Jordan Levin

Rosie Herrera’s fraught, irony-edged solo is her most personal piece yet

Rosie Herrera performs her solo dance theater piece "Cookie's Kid" at the Miami Light Project space in Wynwood.
Rosie Herrera performs her solo dance theater piece "Cookie's Kid" at the Miami Light Project space in Wynwood. MIAMI HERALD STAFF

Cookie’s Kid, the first solo piece by the always intriguing Rosie Herrera, has many of the same ingredients as her group works: the lusciously beautiful images; the pop iconography; the disorienting swings from self-conscious camp to desperation. But Thursday’s opening performance at the Miami Light Project space also contained long danced passages in which Herrerra seemed to have made a psychological excavation of her own body - intense, interior, opaque.

Though Herrera’s inspiration for this solo was her relationship with her brutally tough mother, who taught her children that you had to literally fight your way through life, there’s no overt autobiography in Cookie’s Kid. Herrera doesn’t tell any fraught or funny tales from her childhood. Instead, personal and cultural history seem to ricochet inside her. At one point she literally vibrates, as exuberance becomes out-of-control anguish.

Cookie’s Kid opens with white light on a rippling cord curtain at the back of the stage, through which we intermittently glimpse Herrera, slowly walking in a lacy, old-fashioned white dress, like an elusive ghost or memory. (David Ferri did the richly articulated lighting design, and Gustavo Casanova the often-opulent costumes.) She emerges into a segment that recalls her mother’s violent, abused childhood. A black and white snapshot is projected on the back of Herrera’s mother, sitting with her own sullen mother and siblings. Abrupt gestures ripple through Herrera’s body, defiant and defensive by turns: She reaches, recoils, puts her hands up as if to shield herself but also tenses them into fists, stretching out on the floor to eye the audience defiantly as she strikes an arm-wrestling pose. The voice of Herrera’s grandfather echoes in a crackly recording, talking with children, singing plaintively in Spanish “why do you doubt my love?” Judging by the way Herrera wraps her arms around her head, backing fearfully into her mother’s image to disappear again, there was good reason.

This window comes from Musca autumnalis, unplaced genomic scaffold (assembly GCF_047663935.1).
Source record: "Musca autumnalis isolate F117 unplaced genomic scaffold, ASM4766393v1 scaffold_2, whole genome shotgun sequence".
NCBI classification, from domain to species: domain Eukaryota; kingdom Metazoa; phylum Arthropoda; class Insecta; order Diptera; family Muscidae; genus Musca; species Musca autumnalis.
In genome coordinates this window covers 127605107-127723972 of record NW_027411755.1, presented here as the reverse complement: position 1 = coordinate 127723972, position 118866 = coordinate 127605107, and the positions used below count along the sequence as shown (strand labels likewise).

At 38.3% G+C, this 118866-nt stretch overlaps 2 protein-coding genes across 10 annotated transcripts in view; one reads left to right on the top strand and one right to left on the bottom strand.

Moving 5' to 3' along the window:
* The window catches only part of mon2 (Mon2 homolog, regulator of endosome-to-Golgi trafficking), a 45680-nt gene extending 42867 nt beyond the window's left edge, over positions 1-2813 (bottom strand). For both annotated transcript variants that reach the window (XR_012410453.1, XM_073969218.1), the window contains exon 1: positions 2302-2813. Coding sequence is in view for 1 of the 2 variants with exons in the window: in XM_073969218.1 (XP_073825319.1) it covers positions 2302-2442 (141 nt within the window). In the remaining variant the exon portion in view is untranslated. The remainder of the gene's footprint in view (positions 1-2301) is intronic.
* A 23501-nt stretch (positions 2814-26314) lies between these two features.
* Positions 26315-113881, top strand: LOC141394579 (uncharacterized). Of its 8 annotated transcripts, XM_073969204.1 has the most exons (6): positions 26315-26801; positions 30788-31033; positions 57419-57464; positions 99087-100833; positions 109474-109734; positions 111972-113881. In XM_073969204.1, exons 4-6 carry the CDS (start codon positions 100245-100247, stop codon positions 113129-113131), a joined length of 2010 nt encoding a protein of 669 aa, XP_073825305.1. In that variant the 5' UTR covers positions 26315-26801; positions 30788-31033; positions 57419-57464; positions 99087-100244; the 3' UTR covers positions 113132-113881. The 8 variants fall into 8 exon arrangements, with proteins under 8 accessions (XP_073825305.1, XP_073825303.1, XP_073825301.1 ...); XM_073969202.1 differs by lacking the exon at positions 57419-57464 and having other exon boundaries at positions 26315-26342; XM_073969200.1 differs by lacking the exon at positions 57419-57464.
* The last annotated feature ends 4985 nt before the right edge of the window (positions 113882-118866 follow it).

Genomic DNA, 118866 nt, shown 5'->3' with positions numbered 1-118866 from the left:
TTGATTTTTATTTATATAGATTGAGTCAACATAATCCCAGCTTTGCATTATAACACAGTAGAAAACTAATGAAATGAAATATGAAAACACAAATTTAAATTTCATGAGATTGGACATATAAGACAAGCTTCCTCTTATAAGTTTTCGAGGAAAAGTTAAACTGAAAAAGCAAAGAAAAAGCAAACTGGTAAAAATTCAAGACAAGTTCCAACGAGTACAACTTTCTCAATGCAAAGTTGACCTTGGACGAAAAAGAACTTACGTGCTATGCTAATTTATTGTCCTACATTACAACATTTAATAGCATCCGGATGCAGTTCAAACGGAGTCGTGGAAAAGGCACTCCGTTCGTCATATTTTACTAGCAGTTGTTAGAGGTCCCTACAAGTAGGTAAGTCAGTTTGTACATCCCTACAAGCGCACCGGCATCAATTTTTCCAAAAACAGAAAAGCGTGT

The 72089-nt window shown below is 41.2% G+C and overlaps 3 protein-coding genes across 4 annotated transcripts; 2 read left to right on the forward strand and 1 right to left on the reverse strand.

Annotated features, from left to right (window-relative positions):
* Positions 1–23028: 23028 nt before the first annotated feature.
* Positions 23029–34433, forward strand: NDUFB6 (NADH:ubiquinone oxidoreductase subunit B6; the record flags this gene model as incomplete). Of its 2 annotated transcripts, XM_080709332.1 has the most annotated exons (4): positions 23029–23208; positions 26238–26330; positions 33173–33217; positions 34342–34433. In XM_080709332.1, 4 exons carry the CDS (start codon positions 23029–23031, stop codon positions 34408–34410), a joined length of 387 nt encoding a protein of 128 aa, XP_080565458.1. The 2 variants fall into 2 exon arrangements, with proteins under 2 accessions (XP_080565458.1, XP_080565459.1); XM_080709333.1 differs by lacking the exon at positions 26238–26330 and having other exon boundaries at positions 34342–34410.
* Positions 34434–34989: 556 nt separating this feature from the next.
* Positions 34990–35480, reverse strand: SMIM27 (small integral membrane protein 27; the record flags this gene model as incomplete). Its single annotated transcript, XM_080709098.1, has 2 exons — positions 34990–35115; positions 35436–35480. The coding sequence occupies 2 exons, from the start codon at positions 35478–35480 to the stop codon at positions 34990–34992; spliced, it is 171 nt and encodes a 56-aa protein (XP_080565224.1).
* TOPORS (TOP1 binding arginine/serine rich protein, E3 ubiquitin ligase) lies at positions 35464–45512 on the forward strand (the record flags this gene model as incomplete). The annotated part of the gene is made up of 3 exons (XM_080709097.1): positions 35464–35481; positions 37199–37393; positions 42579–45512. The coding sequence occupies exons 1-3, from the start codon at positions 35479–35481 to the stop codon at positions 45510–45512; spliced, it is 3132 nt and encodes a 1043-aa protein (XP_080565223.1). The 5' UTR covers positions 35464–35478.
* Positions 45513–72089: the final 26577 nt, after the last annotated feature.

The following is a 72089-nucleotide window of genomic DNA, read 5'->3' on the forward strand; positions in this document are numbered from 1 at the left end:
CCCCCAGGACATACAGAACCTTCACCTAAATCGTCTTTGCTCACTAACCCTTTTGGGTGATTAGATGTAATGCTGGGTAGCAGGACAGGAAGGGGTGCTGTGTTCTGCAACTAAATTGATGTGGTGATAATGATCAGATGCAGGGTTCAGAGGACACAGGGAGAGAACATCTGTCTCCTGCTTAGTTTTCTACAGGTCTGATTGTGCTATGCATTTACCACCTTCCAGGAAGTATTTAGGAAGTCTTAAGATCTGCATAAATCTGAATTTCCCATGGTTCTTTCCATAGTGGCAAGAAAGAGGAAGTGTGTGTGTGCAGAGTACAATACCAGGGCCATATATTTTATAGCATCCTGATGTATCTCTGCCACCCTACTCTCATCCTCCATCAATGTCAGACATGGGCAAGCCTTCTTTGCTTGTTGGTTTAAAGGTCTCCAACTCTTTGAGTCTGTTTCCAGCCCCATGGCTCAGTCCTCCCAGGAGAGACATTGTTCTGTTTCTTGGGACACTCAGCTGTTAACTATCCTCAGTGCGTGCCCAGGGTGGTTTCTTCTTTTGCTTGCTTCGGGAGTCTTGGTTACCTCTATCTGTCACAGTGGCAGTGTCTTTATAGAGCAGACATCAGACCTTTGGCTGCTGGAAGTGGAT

As if to flee or mock that painful backstory, she takes on exaggerated Latin melodrama, mirroring her own escape into performing. There’s a video of her posing in luxe ’50s film star makeup. She steps out in a glittery tight red gown, vamping to a kittenish Eartha Kitt song while whipping up a smoothie in a red blender. She pulls a man out of the audience (it was Luis Cuevas, a member of Herrera’s company, but both Cuevas and the stage manager swore his participation wasn’t planned) and has him imitate her extravagant poses and translate as she lip-synchs a sultry Rocio Jurado ballad. She has Cuevas act out her narration of a cliché life story — birth, mommy, family, death — and then exaggeratedly mimes the final scene from West Side Story over his body, mouthing Maria’s angry declarations “You all killed him! Now I have hate, too.”

She has love, too, judging by a brief and exquisitely tender video of a little girl being carried down the street. (All the videos were by Adam Reign and Rudi Goblen.) But that instant of sweetness gives way to chaos —Herrera, in shiny purple fringed jumpsuit, dancing to the songs of La Lupe, the diva of gloriously uncontrolled emotional pain. At first she jumps and shimmies, but then she’s scratching at her face, rubbing her body with her long hair, weeping as exuberant hip shaking becomes a frantic vibration she can’t seem to stop. “What can I do? What is enough?” howls La Lupe, as Herrera collapses face down on the floor.

Cookie’s Kid ends with dreamily beautiful, irony-edged redemption. Another film, of blurry, sensual figures swaying in glowing light, which gives way to a saintly, white-cloaked Herrera in a flower-filled bower, while a soaring female voice sings Ave Maria. Without giving away the startling final image, it’s the kind of jarring, deadpan nonsequitur that Herrera often uses to sharply disturbing effect. It feels a little off here. As in the rest of Cookie’s Kid, there’s a sense that Herrera hasn’t quite come to terms with the emotional depths she’s exploring, or how to reconcile such intimate material with the richly campy and provocative imagery of her imagination. But her unease is also revealing, part of an unsettling and compelling journey.

If you go

What: Rosie Herrera in "Cookie’s Kid"

When: 8 p.m. Friday and Saturday

Where: The Light Box at Goldman Warehouse, 404 N.W. 26th St., Miami

Info: $15 to $25, or $50 VIP, at or 305-576-4350